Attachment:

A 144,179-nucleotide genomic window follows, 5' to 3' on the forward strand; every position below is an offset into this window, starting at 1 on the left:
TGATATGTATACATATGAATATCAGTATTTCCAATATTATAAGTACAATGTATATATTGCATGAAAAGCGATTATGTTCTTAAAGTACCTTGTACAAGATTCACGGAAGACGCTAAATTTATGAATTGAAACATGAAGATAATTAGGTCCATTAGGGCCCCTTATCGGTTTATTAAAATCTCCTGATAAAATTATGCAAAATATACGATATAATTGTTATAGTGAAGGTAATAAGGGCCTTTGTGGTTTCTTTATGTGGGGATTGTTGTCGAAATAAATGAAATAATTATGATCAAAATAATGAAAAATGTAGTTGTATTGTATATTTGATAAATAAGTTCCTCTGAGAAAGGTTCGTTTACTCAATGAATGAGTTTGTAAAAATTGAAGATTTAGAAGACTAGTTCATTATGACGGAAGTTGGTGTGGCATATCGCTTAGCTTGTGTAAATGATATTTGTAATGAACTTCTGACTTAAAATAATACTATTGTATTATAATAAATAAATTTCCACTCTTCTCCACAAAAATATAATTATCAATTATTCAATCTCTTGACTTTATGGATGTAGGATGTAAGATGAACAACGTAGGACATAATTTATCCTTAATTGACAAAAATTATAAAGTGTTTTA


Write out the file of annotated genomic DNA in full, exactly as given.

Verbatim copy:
A 144,179-nucleotide genomic window follows, 5' to 3' on the forward strand; every position below is an offset into this window, starting at 1 on the left:
TGATATGTATACATATGAATATCAGTATTTCCAATATTATAAGTACAATGTATATATTGCATGAAAAGCGATTATGTTCTTAAAGTACCTTGTACAAGATTCACGGAAGACGCTAAATTTATGAATTGAAACATGAAGATAATTAGGTCCATTAGGGCCCCTTATCGGTTTATTAAAATCTCCTGATAAAATTATGCAAAATATACGATATAATTGTTATAGTGAAGGTAATAAGGGCCTTTGTGGTTTCTTTATGTGGGGATTGTTGTCGAAATAAATGAAATAATTATGATCAAAATAATGAAAAATGTAGTTGTATTGTATATTTGATAAATAAGTTCCTCTGAGAAAGGTTCGTTTACTCAATGAATGAGTTTGTAAAAATTGAAGATTTAGAAGACTAGTTCATTATGACGGAAGTTGGTGTGGCATATCGCTTAGCTTGTGTAAATGATATTTGTAATGAACTTCTGACTTAAAATAATACTATTGTATTATAATAAATAAATTTCCACTCTTCTCCACAAAAATATAATTATCAATTATTCAATCTCTTGACTTTATGGATGTAGGATGTAAGATGAACAACGTAGGACATAATTTATCCTTAATTGACAAAAATTATAAAGTGTTTTA